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BBV 2010: WHAT TO DO ABOUT MASSACHUSETTS

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Below you'll find suggestions for effective actions everyone can take, whether you live in Massachusetts or not, to help protect the truthfulness of Tuesday's Massachusetts senate special election.

Massachusetts election results will roll in from 351 municipalities (counties do not run elections in Mass., unlike most states). I've been poking around, and it looks like initial results will be posted through this news Web site:
http://www3.whdh.com/elections/MA100119/summary

These will be media results, not a governmental source, but should be collected as they roll in and compared with governmental results.

Yes, the machines are hackable*, machines are programmed by a firm with a member of its key management team afflicted with a criminal record and a history of driving around the state with replacement memory cards and voting machines in his trunk. And this election is vehemently political, with the winner possibly holding a key vote on the controversial healthcare bill.

NOTHING IS REALLY DIFFERENT ABOUT THIS MASSACHUSETTS ELECTION

Except for the unusually high octane senate race, this election is no different than any other Massachusetts elections over the past 10 years. They've had tamper-friendly machines and a thuggish, centralized voting machine programming firm for many years now, the same situation that afflicts New Hampshire, Vermont, Maine and Connecticut.


When I say "thuggish" I refer not only to the narcotics trafficking conviction of LHS Associates' key management team member/voting machine support guy Ken Hajjar (photocopy of record here: http://www.bbvdocs.org/LHS/hajjar.png ), but to the sometimes profane and very blustery and pushy interactions many of us have had with these characters. Here's YouTube video showing LHS President John Silvestro interrupting a New Hampshire legislative hearing: http://www.youtube.com/watch?v=PiiaBqwqkXs

Now, when I say there is never basis for 'trust', what I mean is this: Public elections are the method by which we choose our representatives. Some say we have chosen to trust, because we empower our representatives to make decisions for us, and that is somewhat true. But the process of CHOOSING our representatives can never be ceded entirely to insiders, whether they work for the government or not. The public must retain the right to see and authenticate every essential step; if any key step is concealed from the public, the election ceases to be public, and an inadvertent transfer of power (from the public to a handful of insiders) takes place.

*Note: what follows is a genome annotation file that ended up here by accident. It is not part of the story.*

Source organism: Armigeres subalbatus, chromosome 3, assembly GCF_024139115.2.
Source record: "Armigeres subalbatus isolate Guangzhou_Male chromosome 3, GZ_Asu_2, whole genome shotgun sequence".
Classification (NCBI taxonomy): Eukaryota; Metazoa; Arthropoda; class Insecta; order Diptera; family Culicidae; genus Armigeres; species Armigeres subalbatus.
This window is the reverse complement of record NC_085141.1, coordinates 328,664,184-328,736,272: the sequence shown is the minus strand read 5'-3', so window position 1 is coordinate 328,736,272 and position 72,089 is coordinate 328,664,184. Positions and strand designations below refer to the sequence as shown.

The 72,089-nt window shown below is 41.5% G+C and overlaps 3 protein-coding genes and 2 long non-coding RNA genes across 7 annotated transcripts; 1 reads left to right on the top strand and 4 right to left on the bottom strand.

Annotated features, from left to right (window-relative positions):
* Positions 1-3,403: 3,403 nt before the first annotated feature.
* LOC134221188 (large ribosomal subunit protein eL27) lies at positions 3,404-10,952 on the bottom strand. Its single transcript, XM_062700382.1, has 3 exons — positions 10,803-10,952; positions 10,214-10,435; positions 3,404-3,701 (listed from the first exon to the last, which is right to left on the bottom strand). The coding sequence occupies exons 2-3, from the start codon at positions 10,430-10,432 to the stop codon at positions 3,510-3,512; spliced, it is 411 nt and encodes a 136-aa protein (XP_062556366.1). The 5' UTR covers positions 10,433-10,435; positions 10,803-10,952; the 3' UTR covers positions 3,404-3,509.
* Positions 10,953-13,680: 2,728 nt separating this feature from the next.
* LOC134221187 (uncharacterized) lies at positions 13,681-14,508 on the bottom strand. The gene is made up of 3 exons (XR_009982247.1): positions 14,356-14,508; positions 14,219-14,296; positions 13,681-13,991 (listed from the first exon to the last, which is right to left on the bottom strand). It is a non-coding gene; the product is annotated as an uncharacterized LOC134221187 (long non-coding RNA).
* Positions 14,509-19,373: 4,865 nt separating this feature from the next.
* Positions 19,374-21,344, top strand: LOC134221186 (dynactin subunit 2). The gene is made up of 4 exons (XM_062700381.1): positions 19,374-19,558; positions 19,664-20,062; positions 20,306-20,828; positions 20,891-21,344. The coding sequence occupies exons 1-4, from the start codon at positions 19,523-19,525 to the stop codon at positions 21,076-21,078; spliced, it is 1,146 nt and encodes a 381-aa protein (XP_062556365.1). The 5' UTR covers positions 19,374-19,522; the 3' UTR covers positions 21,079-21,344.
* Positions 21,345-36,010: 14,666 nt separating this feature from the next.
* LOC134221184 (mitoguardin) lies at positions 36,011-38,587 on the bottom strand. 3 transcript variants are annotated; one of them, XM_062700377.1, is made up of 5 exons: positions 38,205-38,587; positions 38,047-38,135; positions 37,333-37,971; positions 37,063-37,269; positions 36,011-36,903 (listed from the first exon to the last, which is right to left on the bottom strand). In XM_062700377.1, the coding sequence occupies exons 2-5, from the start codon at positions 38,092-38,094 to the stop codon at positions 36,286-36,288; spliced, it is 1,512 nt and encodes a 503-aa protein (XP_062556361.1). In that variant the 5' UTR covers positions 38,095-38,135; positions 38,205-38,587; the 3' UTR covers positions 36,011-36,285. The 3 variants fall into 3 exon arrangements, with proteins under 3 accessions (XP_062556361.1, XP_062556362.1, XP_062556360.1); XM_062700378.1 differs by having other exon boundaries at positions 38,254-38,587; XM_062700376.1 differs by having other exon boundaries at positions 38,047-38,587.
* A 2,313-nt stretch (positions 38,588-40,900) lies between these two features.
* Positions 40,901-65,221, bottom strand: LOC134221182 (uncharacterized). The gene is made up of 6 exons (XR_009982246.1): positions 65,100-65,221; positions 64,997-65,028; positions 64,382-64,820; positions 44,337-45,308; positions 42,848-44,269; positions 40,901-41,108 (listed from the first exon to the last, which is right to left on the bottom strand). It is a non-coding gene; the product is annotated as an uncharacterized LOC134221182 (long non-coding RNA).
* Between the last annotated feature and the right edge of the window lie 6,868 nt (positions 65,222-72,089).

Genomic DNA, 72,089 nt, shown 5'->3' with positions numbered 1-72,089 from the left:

WHAT EVERYONE CAN DO TO HELP WITH PUBLIC AUTHENTICATION

"Poll watching" is a good and important thing to do, but it does very little to protect results. Let's assume that the political parties and various members of the public will get out there and poll watch, to make sure that registered voters can vote and no non-legitimate votes get into the pool.

Nowadays, with computerized counting and absentee voting, two key steps are removed from public right to see and authenticate:

(1) Computerized counting removes public right to see and authenticate the count. After the fact audits do not replace or restore this. One of the "essential steps" is the original count, and no "after the fact" procedure -- especially one which takes place after ballots are transported -- can replace public right to see and authenticate the original count.

(2) Absentee voting removes public right to see who actually casts each vote.

So what can we do? I say that citizens both in and outside of Massachusetts can help protect the election, because we can all help pinpoint municipalities that merit special vigilance.

THE SEA IS VAST AND EACH CITIZEN'S BOAT IS SMALL

Massachusetts has 351 election jurisdictions. We can help Massachusetts residents pick locations to watch -- and "watch" does NOT mean just during the live election. Election Night and the days following the election are perhaps even more important!

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http://www.blackboxvoting.org

Bev Harris is executive director of Black Box Voting, Inc. an advocacy group committed to restoring citizen oversight to elections.
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